The section of the 1908 textbook, A Text-Book of Minor Surgery by Edward Milton Foote, MD on torticollis (or wryneck) is very interesting.
Torticollis, or Wryneck
Wryneck, or torticollis, is the shortening of one or more of the cervical muscles, so that the head is held in an abnormal position. There may or may not be a spasm of these muscles. The sternomastoid is the muscle most affected, although the posterior cervical muscles are usually involved to a certain extent. The condition is thought to be due to a unilateral myositis of infancy, secondary possibly to traumatism at birth, or developing as one of the lesions of congenital syphilis. As the child grows, the lack of exercise of certain muscles from the cramped position in which the head is constantly held, adds to the deformity and increases the muscular changes. If nothing is done to relieve the condition, the cervical spine will become much curved, and there will be compensatory curves in both the dorsal and lumbar spines. Even the development of the head may be affected.
Strictly speaking, cases of torticollis may be divided into acute and chronic. Usually, however, the acute symptoms will have subsided before the child is brought to the doctor.
In many cases the parent has already recognized the nature of the deformity. Inspection shows that the mastoid process on the affected side is nearer to the sternum than it should be. This means that the face is turned toward the opposite side and the chin slightly elevated, although the head may be bent toward the shoulder of the affected side. If the contraction is of long standing, the whole head will seem to have slipped over toward the unaffected side. This is due to the curvature of the neck. But the most reliable method by which to ascertain what muscles are affected is to make palpation and manipulation of the head and neck. When the head is flexed and extended, and abducted to the right and left and rotated, the difference in the muscles of the two sides of the neck is at once apparent. Such manipulation is usually not painful unless carried to an extreme degree.
A differential diagnosis between torticollis and tuberculosis of the cervical spine has sometimes to be made. In tuberculosis there is extreme tenderness, inability to move the head in any direction without pain, spasm of the cervical muscles when an attempt is made to do so. Moreover, there is a daily slight fever.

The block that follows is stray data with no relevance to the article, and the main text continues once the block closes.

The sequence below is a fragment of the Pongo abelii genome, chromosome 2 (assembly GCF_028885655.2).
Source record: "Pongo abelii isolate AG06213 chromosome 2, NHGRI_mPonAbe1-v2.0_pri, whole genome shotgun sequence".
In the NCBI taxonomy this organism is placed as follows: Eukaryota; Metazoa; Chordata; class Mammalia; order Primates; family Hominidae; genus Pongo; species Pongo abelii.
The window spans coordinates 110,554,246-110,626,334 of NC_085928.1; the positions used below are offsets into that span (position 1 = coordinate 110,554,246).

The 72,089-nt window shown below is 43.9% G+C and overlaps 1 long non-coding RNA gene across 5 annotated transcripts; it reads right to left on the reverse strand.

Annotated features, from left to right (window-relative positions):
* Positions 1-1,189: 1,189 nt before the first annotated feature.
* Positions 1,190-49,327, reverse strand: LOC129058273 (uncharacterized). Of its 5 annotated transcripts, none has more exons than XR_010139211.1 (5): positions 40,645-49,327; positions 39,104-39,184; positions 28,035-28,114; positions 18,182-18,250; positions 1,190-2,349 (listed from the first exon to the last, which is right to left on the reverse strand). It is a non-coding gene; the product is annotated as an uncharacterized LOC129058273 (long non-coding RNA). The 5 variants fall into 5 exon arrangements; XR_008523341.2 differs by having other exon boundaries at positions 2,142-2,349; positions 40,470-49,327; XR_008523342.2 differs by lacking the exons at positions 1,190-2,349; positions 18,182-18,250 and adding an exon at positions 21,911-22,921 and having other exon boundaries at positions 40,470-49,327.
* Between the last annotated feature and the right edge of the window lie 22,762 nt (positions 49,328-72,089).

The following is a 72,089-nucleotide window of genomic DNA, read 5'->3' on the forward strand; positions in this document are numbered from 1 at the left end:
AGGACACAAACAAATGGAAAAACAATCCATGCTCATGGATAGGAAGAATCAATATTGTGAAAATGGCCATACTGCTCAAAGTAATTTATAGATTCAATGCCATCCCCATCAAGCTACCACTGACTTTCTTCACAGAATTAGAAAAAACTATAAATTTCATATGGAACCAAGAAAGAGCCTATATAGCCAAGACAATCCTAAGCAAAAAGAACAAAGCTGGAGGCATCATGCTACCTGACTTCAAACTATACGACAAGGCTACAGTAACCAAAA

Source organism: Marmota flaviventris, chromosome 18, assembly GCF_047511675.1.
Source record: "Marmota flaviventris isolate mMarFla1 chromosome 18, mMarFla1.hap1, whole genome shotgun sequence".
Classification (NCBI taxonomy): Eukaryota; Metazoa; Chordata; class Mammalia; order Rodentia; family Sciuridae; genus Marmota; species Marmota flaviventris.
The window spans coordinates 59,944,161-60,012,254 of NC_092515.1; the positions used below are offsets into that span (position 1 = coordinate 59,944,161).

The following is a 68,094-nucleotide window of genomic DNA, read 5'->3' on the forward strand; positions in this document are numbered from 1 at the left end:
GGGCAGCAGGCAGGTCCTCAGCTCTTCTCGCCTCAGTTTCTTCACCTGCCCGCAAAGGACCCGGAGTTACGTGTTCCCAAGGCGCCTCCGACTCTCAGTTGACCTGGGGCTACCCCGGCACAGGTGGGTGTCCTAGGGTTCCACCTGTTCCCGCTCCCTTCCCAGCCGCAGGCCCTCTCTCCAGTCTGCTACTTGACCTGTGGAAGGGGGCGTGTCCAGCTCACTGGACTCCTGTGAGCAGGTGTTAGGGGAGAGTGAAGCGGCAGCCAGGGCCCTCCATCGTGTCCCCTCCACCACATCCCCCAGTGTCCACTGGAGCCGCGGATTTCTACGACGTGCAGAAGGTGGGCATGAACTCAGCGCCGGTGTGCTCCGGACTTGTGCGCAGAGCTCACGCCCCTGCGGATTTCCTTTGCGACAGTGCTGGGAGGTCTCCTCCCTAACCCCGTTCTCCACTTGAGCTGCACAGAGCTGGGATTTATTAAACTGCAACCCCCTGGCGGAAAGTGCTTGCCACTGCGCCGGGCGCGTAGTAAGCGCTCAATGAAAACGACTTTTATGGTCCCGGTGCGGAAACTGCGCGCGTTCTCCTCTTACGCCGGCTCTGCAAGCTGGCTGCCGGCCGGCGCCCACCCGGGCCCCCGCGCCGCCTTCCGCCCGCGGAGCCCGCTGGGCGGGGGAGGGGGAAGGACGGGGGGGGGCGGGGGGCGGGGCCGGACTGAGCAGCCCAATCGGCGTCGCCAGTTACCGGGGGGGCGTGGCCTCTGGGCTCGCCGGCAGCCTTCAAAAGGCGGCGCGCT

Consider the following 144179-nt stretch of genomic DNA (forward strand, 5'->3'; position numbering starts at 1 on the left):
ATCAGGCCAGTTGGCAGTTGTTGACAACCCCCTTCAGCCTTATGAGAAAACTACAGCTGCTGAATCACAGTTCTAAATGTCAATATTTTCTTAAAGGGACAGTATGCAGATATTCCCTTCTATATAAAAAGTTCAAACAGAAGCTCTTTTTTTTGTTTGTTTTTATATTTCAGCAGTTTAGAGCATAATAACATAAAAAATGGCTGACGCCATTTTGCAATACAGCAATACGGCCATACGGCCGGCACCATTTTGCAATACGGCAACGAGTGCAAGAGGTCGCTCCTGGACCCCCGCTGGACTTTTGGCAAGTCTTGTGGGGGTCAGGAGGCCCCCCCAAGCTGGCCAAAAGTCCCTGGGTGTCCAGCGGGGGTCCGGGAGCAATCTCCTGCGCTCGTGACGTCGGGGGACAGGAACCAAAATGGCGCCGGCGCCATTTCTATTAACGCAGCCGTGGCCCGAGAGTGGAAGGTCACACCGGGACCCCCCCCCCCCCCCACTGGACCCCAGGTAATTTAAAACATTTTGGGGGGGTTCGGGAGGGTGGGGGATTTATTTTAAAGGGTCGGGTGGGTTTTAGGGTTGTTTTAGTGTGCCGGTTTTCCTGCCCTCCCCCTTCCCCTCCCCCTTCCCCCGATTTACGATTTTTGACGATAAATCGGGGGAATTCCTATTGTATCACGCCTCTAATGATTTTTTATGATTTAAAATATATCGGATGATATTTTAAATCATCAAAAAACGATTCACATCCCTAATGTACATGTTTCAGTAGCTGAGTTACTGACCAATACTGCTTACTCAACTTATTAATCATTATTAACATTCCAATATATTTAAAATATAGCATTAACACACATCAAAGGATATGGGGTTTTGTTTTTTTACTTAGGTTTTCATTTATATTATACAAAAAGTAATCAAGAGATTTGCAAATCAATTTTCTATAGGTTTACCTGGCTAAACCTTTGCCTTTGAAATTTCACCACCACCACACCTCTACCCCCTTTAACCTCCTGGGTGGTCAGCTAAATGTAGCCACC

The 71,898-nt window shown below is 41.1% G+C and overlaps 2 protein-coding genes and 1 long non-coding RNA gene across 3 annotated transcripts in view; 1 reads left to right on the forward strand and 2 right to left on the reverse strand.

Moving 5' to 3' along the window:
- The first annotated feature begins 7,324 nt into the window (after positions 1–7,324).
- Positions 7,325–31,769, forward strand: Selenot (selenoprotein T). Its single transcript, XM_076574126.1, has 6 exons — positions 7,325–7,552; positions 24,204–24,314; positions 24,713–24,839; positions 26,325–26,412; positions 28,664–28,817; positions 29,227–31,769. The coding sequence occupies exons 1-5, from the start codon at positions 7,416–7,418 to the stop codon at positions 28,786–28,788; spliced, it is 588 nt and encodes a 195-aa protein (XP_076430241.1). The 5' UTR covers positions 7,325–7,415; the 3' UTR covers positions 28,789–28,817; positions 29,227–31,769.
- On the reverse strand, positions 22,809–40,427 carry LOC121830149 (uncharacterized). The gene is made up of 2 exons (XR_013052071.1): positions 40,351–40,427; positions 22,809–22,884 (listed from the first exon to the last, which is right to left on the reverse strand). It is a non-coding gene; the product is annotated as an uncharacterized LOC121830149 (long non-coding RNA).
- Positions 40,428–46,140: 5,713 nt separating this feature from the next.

The first treatment of acute torticollis is the treatment of the traumatism or acute myositis in which it originates. This consists in the application of heat, and the maintenance of the head in a correct position, or at least the prevention of an increase in the deformity. If the condition is considered to be rheumatic, salicylate of soda should be administered.
As soon as the pain subsides, treatment by manipulation should be commenced to correct existing deformity. The effort should be to overcorrect the deformity which exists. Therefore the face should be rotated in the opposite direction until the affected sternomastoid is tight. The chin should then be tilted downward and the head bent away from the affected shoulder. These manipulations should be made a number of times, and the treatment repeated each day until the deformity is overcome. Even then it is better for the physician to see the child once a week for a few weeks.
If the patient is an infant, manipulation described may be carried out upon the mother’s lap. If it is an older child, it should sit upright during the treatment. In either case it is an advantage if a second person holds the shoulders while the manipulations are made, so that the manipulator can make traction upon the ehad while twisting it and bending it.
During sleep the pillow should be so arranged that the position of the body will tend to correct the deformity, or at least will not tend to increase it.
In chronic cases, treatment by manipulation will succeed only if the affected muscles are still elastic; otherwise operative treatment is indicated. In slight cases, division of the sternomastoid muscle is necessary, whereas in the severer cases the trapezius splenius and other muscles will also require division.
The incision may be made parallel to the edge of the sternomastoid or parallel to the clavicle. The former leaves a slighter scar. The incision should be at least an inch long. Usually, when the most prominent bands have been divided and tension has separated their cut ends, it will be found that other deeper ones still hold the head to a lesser degree in an abnormal position. Such bands should in turn be divided until motion of the head is free. The restraining muscular bands lie a little outside the sheath of the great vessels, and the latter could be injured only by careless cutting. No deep suture is necessary. Hemorrhage should be stopped and the skin-wound entirely closed with fine black silk sutures. A firm dressing should be applied, and the head put up in an overcorrected position and held so by a plaster of Paris bandage placed around the neck, over the head, and under both arms (No 22, Chapter XXI). If there is no rise of temperature or pain, the dressing need not be changed for a week or ten days. As soon as the wound has healed, gentle passive rotation and other motions of the head should be commenced and repeated every other day for several weeks. As the time goes on the force with which this is done may be increased, and in addition the patient should practice active motion daily to correct the deformity and increase the mobility of the neck.
For more up-to-date information on torticollis, check out these links:
Torticollis –National Spasmodic Torticollis Association
Torticollis – eMedicine article, Nov 5, 2009